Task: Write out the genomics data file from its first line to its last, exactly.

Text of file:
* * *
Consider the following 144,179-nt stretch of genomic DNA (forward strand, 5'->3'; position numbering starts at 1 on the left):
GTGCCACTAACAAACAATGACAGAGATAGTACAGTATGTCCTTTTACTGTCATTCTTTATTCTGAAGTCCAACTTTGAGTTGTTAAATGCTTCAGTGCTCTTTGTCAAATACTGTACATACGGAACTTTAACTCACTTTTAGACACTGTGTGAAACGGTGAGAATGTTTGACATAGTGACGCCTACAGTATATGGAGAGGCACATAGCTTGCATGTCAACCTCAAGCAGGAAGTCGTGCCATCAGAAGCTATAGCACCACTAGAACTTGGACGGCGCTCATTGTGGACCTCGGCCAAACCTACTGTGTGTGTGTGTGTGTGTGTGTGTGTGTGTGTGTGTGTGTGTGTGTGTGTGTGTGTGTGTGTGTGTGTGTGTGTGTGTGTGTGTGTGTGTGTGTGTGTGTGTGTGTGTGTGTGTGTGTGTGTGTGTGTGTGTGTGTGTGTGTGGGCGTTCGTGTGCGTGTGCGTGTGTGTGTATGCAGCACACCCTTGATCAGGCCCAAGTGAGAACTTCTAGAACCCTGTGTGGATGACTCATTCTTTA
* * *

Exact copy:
Consider the following 144,179-nt stretch of genomic DNA (forward strand, 5'->3'; position numbering starts at 1 on the left):
GTGCCACTAACAAACAATGACAGAGATAGTACAGTATGTCCTTTTACTGTCATTCTTTATTCTGAAGTCCAACTTTGAGTTGTTAAATGCTTCAGTGCTCTTTGTCAAATACTGTACATACGGAACTTTAACTCACTTTTAGACACTGTGTGAAACGGTGAGAATGTTTGACATAGTGACGCCTACAGTATATGGAGAGGCACATAGCTTGCATGTCAACCTCAAGCAGGAAGTCGTGCCATCAGAAGCTATAGCACCACTAGAACTTGGACGGCGCTCATTGTGGACCTCGGCCAAACCTACTGTGTGTGTGTGTGTGTGTGTGTGTGTGTGTGTGTGTGTGTGTGTGTGTGTGTGTGTGTGTGTGTGTGTGTGTGTGTGTGTGTGTGTGTGTGTGTGTGTGTGTGTGTGTGTGTGTGTGTGTGTGTGTGTGTGTGTGTGTGTGTGGGCGTTCGTGTGCGTGTGCGTGTGTGTGTATGCAGCACACCCTTGATCAGGCCCAAGTGAGAACTTCTAGAACCCTGTGTGGATGACTCATTCTTTA